Abstract [from journal]
Background: More than 90% of human papillomavirus (HPV)-related cancers could be prevented by widespread uptake of the HPV vaccine, yet vaccine use in the United States falls short of public health goals.
Objective: The purpose of this study was to describe the development, acceptability, and intention to use the mobile app Vaccipack, which was designed to promote uptake and completion of the adolescent HPV vaccine series.
Methods: Development of the mobile health (mHealth) content was based on the integrated behavioral model (IBM). The technology acceptance model (TAM) was used to guide the app usability evaluation. App design utilized an iterative process involving providers and potential users who were parents and adolescents. App features include a vaccine-tracking function, a discussion forum, and stories with embedded messages to promote intention to vaccinate. Parents and adolescents completed surveys before and after introducing the app in a pediatric primary care setting with low HPV vaccination rates.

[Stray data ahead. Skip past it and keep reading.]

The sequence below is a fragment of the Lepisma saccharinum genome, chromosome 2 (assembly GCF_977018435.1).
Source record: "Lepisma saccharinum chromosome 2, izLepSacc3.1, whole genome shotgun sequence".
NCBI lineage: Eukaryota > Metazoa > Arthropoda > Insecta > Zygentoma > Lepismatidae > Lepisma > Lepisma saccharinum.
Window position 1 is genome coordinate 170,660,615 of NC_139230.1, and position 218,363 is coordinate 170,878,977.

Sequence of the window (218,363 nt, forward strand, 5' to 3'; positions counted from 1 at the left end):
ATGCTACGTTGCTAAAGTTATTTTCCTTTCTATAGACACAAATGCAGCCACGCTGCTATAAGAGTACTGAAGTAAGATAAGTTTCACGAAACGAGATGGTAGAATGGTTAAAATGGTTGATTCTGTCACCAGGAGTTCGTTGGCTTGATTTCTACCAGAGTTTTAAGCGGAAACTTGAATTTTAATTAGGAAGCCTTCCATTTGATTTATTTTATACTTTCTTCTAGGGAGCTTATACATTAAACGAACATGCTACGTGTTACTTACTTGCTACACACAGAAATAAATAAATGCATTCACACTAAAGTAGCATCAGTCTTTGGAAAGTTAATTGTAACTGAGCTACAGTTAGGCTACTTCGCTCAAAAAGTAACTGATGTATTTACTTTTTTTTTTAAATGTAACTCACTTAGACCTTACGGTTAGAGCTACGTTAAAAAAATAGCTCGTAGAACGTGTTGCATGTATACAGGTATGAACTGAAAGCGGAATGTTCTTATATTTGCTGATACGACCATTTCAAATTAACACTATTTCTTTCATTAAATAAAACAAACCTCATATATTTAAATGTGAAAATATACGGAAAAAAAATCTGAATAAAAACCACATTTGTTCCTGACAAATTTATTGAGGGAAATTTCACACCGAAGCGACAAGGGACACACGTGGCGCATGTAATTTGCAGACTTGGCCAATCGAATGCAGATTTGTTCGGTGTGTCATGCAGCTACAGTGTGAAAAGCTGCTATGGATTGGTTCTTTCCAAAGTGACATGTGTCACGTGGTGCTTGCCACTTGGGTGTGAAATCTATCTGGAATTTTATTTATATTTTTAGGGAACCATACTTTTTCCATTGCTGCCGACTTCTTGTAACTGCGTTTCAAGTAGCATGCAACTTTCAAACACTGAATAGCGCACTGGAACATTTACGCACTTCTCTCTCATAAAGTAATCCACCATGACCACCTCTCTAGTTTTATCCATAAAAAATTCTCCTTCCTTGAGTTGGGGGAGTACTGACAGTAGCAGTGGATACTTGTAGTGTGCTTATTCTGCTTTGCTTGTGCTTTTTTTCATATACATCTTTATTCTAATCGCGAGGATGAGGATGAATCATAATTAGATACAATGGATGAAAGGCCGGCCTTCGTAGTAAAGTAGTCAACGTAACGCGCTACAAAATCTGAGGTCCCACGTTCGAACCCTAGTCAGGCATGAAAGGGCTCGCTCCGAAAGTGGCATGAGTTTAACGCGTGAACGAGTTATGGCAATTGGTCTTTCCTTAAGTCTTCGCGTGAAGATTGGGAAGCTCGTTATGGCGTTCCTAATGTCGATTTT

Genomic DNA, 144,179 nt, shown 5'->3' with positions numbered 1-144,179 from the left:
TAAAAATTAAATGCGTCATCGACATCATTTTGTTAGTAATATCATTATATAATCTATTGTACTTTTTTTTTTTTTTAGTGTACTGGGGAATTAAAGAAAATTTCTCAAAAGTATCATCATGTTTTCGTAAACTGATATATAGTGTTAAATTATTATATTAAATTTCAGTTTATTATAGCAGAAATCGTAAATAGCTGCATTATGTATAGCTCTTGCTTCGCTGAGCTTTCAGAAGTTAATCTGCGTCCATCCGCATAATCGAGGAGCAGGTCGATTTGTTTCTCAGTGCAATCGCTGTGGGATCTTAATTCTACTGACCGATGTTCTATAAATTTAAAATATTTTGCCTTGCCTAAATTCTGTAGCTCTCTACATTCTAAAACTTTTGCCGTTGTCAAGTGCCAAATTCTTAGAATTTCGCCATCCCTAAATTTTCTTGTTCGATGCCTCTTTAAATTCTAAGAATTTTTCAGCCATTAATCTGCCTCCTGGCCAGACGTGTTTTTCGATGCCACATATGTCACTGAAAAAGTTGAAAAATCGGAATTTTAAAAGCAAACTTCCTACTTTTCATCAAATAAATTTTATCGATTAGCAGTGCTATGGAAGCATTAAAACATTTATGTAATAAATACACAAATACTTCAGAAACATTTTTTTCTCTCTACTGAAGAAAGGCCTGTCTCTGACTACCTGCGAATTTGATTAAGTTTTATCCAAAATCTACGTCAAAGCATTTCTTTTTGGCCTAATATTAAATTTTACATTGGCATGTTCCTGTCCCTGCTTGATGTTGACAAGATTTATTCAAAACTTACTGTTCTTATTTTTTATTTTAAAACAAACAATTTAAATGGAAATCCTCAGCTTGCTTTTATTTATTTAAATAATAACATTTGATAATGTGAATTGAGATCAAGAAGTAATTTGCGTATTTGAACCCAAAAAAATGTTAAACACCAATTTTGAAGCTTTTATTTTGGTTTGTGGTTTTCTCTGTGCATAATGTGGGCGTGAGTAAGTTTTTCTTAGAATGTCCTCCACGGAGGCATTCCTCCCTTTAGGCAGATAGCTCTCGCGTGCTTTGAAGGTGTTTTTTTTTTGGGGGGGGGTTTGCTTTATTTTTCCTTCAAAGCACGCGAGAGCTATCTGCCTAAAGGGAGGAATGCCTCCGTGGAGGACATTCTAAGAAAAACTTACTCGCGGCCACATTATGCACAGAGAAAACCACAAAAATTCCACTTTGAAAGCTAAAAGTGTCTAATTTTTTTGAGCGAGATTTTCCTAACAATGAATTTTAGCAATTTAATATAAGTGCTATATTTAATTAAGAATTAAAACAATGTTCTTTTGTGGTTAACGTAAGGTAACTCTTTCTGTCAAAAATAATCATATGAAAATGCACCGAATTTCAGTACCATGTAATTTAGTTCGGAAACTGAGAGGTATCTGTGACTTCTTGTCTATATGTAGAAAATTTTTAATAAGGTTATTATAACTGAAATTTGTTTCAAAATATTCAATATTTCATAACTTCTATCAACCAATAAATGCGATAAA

Results: Surveys were completed by 54 participants (20 adolescents aged 11 to 14 years and 34 parents). Notably, 75% (15/20) of adolescents and 88% (30/34) of parents intended to use the app in the next 2 weeks. Acceptability of the app was high among both groups: 88% (30/34) of parents and 75% (15/20) of adolescents indicated that Vaccipack was easy to use, and 82% (28/34) of parents and 85% (17/20) of adolescents perceived the app to be beneficial. Higher levels of app acceptability were found among parents with strong intentions to use the app (P=.09; 95% CI –2.15 to 0.15).
Conclusions: mHealth technology, such as Vaccipack, may be an acceptable and nimble platform for providing information to parents and adolescents and advancing the uptake of important vaccines.